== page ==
Toyota’s recent announcement to halt the deployment of 802.11p (DSRC or ITS-G5) vehicle-to-vehicle technology in new cars may come as a surprise to some.
Toyota’s recent announcement to halt the deployment of 802.11p (DSRC or ITS-G5) vehicle-to-vehicle technology in new cars may come as a surprise to some. But this is a rational and sensible decision by one of the world’s largest OEMs, a natural consequence of the evolution of communication networks, vehicle connectivity, and the introduction of more vision based automated driving features in cars.
The ad-hoc nature of DSRC’s wireless network was attractive to Nexar when we started. From a research angle, this seemed like a formidable challenge (and still is a trending topic for academic research). However, we quickly came to realize that such approach was not feasible in the real world. For a wireless ad-hoc network like DSRC to function reliably, it requires almost ubiquitous penetration, as the protocol is stateless and there is no shared state between the cars, so all information needs to be continuously broadcast. Creating a mission critical automated driving system based on a peer-to-peer, or all-to-all, technology that exhibits random reliability signifies a tremendous barrier of adoption to any automotive manufacturer. We heard from manufacturers that they would happily adopt DSRC … once and if such a network existed. But due to the highly fragmented market share amongst OEMs, no manufacturer can create such a network by itself. So for two decades and running, this issue has been a true game of chicken and egg between advocacy groups, NHTSA and the OEMs — and has hindered any real adoption of DSRC. All historical attempts to legislate DSRC have been faced with technological challenges, budgetary constraints, spectrum wars … all rooted in the flawed conception of the protocol.
In contrast, rather than having an all-to-all communications network, we adopted an approach that enjoys having shared state between the vehicles, and which by design creates network effects from the moment the 2nd car joins the network.
We launched our over-the-top vehicle-to-vehicle (V2V) mobility network in 2016, and three years in, Nexar’s is the world’s only operational V2V mobility network with a meaningful presence in all top 100 US cities. Nexar users across US cities help each other be safer on the road, sharing in real-time information about traffic lights, potholes, road blockages, dangerous intersections, emergency vehicles, and many more.
Nexar’s network was built from the get go to be independent of the choice of physical network technology, whether 4G, 5G, or 802.11p / DSRC. Just like the logical protocol that powers the web, HTTP, has proven to be future proof and resilient to change over the past 30 years, Nexar’s logical network, is abstracted and resilient to the choice of physical communications network. Logical protocols, like HTTP or Nexar’s network, are abstracted of physical layer decisions and automatically improve with the advancement of physical networks.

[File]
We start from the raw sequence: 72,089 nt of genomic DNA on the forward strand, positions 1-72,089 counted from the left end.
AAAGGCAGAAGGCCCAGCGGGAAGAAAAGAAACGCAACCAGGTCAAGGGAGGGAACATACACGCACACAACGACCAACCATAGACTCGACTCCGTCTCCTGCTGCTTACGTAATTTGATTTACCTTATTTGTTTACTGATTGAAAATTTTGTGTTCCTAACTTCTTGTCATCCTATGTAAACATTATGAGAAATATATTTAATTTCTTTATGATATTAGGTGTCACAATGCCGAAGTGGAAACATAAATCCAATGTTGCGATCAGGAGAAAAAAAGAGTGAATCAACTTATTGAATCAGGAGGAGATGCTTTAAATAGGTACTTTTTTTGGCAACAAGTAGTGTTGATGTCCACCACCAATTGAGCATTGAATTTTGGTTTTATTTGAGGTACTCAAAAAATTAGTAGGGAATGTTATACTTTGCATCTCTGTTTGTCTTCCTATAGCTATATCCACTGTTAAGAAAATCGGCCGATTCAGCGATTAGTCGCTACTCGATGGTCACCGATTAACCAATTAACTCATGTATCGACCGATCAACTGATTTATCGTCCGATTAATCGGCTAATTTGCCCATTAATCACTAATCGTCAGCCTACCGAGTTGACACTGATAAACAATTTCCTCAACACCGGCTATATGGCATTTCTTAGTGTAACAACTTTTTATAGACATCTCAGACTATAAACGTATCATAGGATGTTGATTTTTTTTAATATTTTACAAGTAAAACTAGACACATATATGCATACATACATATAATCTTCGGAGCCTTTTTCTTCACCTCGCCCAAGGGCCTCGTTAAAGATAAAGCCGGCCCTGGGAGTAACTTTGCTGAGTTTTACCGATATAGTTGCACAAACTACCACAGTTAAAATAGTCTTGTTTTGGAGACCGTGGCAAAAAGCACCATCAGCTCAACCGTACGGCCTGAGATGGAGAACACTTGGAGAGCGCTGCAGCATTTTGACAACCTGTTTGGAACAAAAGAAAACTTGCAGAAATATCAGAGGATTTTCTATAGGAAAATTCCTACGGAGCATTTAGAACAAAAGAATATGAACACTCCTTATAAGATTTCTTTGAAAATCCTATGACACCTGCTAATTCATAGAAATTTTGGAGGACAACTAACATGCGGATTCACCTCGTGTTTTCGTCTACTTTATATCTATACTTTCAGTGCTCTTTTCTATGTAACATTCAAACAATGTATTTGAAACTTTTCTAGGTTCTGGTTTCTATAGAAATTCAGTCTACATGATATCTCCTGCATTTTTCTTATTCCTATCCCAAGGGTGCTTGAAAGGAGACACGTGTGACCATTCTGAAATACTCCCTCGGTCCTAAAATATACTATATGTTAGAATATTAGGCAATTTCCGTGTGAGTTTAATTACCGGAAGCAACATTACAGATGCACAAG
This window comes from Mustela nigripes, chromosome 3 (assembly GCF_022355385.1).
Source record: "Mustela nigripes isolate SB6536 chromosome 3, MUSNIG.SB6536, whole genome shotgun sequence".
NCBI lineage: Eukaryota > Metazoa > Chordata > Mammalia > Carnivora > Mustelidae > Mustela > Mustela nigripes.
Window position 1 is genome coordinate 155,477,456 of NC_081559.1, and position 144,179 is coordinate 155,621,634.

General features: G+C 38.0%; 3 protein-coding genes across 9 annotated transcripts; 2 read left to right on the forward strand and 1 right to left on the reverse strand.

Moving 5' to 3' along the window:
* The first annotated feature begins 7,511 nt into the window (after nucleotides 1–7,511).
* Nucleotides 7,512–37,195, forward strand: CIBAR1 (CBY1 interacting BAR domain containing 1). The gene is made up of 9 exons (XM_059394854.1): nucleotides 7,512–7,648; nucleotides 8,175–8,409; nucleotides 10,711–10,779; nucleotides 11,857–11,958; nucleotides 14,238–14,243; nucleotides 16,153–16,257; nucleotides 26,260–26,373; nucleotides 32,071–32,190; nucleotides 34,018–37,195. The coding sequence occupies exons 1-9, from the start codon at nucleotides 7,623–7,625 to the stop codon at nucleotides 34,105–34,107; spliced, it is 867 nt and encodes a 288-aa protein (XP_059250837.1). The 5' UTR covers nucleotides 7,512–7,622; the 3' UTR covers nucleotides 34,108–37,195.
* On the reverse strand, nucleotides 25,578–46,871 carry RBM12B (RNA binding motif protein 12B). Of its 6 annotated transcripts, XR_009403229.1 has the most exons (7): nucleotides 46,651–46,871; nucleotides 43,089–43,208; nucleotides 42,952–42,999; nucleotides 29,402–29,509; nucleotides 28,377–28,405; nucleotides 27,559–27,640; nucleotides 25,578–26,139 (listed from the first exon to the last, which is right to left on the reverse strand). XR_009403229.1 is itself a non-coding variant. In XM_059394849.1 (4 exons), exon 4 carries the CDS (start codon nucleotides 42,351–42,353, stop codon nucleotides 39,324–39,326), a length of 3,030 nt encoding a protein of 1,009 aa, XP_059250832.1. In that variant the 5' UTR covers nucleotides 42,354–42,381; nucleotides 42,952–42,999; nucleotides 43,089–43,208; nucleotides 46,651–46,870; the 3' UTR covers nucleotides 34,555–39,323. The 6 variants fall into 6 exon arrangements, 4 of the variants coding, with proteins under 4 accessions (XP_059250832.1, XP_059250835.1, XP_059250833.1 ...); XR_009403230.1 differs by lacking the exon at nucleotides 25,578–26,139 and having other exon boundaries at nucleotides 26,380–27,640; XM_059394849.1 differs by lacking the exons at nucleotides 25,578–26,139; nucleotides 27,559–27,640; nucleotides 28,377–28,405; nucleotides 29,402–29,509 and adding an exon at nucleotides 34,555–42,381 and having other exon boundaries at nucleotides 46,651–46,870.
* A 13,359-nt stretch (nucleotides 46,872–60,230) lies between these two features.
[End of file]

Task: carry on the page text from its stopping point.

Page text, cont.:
When we responded to NHTSA’s notification of public rule making, we emphasized our support for V2V technology, but highlighted the importance of ensuring technology agnostic regulation. We still strongly believe that regulating DSRC as the technological solution would be costly, risky, and unnecessary. Rather, we sustain, as we proposed in our response to the NPRM, that an approach based on interoperability operating at layer 3 of the OSI network stack, one where the choice of physical infrastructure and frequency spectrum is not imposed, is the only viable solution.
To achieve interoperability the industry requires an open standard working at the logical layer. For the past few months, we have taken steps to open our V2V protocol, and we are working with academia and members of the IETF to draft it into an Internet standard that not only Nexar, but that any telecommunications provider, automotive OEM, fleet operator, etc. can adopt and ensure interoperability, regardless of the physical layer of choice.
The proposed protocol design leverages the work done in the identity-location separation IETF RFC6830 (LISP) draft. Identity-location separation completely aligns how we index the vehicles and road observations and how we communicate about them. Unlike in all-to-all networks (e.g. DSRC/C-V2X), an indirection is provided by IPv6 addressable geo-spatial tiles, using Uber’s H3 consistent index of the world, that describe the shared state of the road observations. Mobility clients (cars roaming the roads) publish messages to geo-spatial tiles, and subscribe to geo-spatial tiles to get real-time updates of the shared state of the road.
This indirection is a network simplification enabling interoperability with implicit safety and privacy. We can then make trade-offs, either host the geo-spatial tiles at the metropolitan level, to provide a round-trip latency of tens of milliseconds, or host it next to the PDN Gateway (PGW) to leverage the native cellular multicast and compute capabilities, and bring latency down to a few milliseconds.
We are enthusiastic about the prospects and possibilities this standard creates. This level of efficiency, privacy and interoperability is necessary for managing 250 million cars roaming the roads at any point of time across the globe, and being able to finally start making a dent into congestion management and road safety. If your organization works in smart cities, road mapping, DSRC, cellular technology, or any other autonomous solution, I highly encourage you to check the draft IETF submission and get involved.